Although facial composites can be a helpful tool for law enforcement, they can potentially be problematic. This is because a composite that does not truly represent the perpetrator of a crime can lead the police to investigate innocent suspects who do resemble the composite. Additionally, creating a composite and viewing it can bias an eyewitness’s memory away from the original face toward the composite face. Recent research has shown the advantages of morphing (averaging at the pixel level) composites of the same target face that have been created by different people. But, at best, morphing of composites can only be used in multiple-witness cases, and although a morphed composite does tend to resemble the target face more than do individual composites, there is only a modest increase in similarity.

The main reason why composites do not tend to resemble the faces that they are designed to depict appears to stem from the difference between the way in which people naturally encode faces and the way in which creating a composite forces them to retrieve information about the face. People tend to encode faces through a holistic process, which enables them to be better at facial recognition than facial recall. Composite-production forces people to recall faces at a feature level, as they attempt to piece together a face while looking at many different variations of the same feature.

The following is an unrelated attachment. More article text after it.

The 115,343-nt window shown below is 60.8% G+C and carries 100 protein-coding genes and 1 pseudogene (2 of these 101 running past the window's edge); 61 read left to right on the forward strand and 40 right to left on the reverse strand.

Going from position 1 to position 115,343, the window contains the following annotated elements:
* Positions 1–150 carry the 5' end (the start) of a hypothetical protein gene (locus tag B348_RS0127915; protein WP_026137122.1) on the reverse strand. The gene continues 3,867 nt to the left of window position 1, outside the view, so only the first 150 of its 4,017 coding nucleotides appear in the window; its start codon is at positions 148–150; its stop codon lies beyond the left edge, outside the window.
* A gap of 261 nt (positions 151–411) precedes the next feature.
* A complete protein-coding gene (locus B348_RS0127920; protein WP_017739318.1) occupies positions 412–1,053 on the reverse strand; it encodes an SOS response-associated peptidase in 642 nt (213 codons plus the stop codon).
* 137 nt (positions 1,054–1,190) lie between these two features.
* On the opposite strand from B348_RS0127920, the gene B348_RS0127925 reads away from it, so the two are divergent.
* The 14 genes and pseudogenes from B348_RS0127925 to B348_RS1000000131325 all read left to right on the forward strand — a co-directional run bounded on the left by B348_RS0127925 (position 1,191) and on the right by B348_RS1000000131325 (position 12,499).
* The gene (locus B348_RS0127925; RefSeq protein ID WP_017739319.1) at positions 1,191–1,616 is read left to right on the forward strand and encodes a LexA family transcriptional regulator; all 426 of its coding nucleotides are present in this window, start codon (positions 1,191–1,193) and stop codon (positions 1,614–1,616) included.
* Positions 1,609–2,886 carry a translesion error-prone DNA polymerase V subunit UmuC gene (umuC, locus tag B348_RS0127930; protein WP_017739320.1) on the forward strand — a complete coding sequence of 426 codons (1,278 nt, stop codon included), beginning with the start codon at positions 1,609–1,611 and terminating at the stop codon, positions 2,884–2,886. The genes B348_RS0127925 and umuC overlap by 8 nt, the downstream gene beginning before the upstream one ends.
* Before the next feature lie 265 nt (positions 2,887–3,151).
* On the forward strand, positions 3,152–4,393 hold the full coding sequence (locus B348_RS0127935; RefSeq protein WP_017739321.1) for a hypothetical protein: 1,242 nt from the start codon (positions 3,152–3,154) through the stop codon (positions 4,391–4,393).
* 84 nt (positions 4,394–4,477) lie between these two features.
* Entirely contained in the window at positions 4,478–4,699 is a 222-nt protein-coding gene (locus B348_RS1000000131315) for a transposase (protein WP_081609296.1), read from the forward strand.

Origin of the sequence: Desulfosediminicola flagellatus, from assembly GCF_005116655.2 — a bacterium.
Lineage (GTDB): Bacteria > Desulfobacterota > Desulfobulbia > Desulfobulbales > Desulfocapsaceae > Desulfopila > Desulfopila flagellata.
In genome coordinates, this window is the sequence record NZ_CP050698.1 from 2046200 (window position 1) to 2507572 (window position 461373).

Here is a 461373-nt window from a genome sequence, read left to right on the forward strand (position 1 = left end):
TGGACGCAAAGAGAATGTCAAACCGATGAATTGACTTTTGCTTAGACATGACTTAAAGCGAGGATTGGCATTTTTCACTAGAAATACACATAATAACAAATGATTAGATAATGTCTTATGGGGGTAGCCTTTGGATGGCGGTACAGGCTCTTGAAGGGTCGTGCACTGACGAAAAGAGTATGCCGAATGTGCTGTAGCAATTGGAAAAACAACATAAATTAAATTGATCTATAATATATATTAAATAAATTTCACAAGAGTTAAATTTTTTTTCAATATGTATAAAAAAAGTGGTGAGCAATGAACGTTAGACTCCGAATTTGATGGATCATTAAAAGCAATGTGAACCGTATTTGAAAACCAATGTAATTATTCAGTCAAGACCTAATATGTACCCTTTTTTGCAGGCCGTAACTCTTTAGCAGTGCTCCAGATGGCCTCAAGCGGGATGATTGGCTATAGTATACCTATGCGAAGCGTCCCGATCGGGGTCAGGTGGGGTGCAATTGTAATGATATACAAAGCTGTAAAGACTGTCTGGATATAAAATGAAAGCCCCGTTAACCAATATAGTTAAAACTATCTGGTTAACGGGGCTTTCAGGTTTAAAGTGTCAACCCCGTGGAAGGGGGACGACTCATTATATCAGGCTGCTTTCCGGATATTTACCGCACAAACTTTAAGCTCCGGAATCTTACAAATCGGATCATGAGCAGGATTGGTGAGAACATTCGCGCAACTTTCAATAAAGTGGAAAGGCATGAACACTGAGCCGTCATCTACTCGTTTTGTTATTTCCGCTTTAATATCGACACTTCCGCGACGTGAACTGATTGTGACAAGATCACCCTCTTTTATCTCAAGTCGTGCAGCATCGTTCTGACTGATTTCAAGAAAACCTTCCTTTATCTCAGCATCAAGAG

Newer, whole-face production systems that are still in very early, experimental phases attempt to correct for this disconnect between the encoding and retrieving phases in composite production. These systems start by generating a random set of faces; the user selects the face that best matches the user’s memory of the intended face. From that, a number of different algorithms are used that produce a set of faces that are variations of the initially selected face. The user again selects the face from this set that most closely resem-bles the intended face, and this process is repeated until the faces all resemble that target face equally well. Although the few comparisons to date of the whole-face systems with feature-level composite systems do not show the whole-face systems to be superior, they do present the composite creator with a retrieval task that is more similar to the encoding task than do the other systems. Consequently, these new systems may eventually prove to be a better tool for eyewitnesses to create a likeness of the perpetrator for the police and the public.


  1. Davies, G. M., & Valentine, T. (2007). Facial composites: Forensic utility and psychological research. In R. C. L. Lindsay, D. F. Ross, J. D. Read, & M. P. Toglia (Eds.), Handbook of eyewitness psychology: Vol. 2. Memory for people (pp. 59-86). Mahwah, NJ: Lawrence Erlbaum.
  2. Frowd, C. D., Carson, D., Ness, H., Richardson, J., Morrison, L., & McLanaghan, S. (2005). A forensically valid comparison of facial composite systems. Psychology, Crime, & Law, 11, 33-52.
  3. Hasel, L. H., & Wells, G. L. (2006). Catching the bad guy: Morphing composite faces helps. Law and Human Behavior [Electronic version]. Retrieved June 25, 2015, from http://www.ncbi.nlm.nih.gov/pubmed/17053949

Return to the overview of Eyewitness Memory in Forensic Psychology.